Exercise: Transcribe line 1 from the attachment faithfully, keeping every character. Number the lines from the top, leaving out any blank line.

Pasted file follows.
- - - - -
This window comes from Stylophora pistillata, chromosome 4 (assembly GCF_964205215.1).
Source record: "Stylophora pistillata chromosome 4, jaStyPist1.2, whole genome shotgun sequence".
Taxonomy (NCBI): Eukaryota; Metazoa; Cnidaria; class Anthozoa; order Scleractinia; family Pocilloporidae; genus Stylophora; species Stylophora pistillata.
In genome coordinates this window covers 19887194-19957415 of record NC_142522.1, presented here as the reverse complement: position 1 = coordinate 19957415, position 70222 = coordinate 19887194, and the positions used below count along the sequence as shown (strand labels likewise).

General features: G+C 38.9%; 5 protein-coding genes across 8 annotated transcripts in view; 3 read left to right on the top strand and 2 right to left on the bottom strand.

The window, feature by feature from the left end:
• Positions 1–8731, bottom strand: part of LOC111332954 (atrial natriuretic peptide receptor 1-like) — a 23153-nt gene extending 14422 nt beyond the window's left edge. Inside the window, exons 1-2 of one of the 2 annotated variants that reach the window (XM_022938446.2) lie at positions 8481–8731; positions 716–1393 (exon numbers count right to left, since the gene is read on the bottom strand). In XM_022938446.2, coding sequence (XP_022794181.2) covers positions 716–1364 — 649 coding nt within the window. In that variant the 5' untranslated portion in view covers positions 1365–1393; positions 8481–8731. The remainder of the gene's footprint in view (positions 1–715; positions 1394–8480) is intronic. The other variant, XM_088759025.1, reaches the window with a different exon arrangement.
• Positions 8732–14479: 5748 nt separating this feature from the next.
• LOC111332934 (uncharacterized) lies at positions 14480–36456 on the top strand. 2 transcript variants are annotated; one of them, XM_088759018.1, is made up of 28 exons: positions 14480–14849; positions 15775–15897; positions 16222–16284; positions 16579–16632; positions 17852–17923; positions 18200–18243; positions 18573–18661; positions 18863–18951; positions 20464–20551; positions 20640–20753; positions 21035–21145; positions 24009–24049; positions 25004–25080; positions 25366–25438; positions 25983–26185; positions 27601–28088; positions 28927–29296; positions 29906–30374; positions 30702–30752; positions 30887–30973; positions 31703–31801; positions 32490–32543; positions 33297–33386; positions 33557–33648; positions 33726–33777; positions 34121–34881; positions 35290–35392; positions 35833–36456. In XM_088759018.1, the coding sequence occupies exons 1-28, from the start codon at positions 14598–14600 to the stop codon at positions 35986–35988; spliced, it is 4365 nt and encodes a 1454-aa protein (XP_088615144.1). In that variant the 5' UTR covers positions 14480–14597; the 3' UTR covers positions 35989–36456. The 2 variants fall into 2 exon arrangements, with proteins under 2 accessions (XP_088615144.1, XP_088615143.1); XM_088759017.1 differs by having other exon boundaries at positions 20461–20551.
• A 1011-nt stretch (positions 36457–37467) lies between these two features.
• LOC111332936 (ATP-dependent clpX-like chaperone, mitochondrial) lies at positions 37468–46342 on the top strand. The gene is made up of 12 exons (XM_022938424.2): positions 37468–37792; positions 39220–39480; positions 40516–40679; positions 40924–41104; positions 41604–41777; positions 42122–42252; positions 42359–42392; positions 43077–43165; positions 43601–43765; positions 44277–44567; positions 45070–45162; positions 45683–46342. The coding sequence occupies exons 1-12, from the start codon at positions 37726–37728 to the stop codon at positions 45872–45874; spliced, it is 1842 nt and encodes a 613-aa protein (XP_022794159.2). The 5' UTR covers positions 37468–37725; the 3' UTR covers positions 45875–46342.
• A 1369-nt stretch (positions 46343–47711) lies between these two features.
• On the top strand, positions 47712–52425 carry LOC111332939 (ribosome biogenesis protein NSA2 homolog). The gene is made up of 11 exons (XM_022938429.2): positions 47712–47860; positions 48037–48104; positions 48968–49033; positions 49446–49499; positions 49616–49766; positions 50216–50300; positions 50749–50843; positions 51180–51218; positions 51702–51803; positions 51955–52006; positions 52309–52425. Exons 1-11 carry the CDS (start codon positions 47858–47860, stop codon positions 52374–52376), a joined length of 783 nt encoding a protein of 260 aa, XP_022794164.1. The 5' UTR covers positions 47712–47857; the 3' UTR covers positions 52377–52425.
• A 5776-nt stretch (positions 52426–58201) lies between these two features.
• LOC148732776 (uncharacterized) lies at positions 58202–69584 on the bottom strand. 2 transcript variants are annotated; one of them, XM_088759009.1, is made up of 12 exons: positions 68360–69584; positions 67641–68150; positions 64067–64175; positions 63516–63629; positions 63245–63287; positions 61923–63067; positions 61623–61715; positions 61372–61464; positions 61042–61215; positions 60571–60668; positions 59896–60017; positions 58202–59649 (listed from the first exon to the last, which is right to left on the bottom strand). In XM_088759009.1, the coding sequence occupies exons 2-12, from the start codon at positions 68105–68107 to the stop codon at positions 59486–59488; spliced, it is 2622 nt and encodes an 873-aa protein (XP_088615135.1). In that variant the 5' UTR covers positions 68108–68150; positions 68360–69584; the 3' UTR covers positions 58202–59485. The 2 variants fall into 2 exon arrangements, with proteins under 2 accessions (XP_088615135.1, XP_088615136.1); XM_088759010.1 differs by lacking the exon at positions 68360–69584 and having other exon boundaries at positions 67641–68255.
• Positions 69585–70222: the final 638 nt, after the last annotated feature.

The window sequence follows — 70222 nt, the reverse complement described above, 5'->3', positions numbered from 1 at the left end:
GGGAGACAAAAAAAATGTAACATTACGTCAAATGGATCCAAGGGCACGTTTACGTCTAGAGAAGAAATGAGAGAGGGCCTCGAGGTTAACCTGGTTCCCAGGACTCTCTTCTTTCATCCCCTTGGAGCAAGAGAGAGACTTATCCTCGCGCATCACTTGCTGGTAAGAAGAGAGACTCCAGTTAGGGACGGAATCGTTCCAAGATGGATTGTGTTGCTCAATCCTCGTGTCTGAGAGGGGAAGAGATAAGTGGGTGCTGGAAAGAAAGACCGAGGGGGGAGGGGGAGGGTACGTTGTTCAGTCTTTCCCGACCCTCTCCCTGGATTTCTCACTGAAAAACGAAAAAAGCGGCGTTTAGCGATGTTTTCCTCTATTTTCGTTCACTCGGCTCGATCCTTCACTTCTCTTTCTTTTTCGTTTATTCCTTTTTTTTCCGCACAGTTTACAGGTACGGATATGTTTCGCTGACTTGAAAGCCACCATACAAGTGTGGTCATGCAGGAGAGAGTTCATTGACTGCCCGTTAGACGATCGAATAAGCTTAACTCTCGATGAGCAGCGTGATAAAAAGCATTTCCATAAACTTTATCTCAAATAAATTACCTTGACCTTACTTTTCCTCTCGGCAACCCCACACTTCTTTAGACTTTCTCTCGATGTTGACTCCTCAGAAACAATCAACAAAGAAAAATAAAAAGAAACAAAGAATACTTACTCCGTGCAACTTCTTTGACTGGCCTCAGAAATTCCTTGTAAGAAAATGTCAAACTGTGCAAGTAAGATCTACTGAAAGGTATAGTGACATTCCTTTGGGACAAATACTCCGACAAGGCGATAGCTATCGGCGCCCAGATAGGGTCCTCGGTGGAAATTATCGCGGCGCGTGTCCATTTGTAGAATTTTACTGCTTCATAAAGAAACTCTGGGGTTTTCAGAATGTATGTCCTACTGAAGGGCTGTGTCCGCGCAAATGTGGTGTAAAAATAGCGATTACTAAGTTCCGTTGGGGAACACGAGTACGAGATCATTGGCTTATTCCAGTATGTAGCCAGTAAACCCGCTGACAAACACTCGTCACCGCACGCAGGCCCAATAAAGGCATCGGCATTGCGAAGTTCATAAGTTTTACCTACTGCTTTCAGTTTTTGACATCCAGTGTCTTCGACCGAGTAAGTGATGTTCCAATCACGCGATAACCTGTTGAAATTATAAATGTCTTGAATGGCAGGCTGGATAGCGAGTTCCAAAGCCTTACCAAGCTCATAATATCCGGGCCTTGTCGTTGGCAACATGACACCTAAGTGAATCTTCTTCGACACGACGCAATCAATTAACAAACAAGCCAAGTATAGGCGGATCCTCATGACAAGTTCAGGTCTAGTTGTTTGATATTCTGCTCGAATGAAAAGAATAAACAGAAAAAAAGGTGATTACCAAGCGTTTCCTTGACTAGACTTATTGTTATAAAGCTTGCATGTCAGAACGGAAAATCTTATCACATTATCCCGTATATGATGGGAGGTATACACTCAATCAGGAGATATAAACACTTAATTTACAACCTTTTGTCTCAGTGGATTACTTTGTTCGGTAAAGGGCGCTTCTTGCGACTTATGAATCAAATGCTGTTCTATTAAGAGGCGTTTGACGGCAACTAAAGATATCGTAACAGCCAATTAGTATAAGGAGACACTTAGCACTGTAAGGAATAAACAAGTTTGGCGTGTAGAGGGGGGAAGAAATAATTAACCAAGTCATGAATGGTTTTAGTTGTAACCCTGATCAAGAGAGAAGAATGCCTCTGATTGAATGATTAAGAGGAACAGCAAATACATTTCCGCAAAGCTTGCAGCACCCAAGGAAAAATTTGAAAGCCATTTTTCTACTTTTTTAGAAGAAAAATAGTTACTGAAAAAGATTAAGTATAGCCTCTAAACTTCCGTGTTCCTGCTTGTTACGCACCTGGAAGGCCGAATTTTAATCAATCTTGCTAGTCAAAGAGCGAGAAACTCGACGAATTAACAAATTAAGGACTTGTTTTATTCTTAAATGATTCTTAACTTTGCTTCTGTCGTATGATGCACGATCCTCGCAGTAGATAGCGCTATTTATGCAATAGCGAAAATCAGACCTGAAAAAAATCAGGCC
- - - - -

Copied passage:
This window comes from Stylophora pistillata, chromosome 4 (assembly GCF_964205215.1).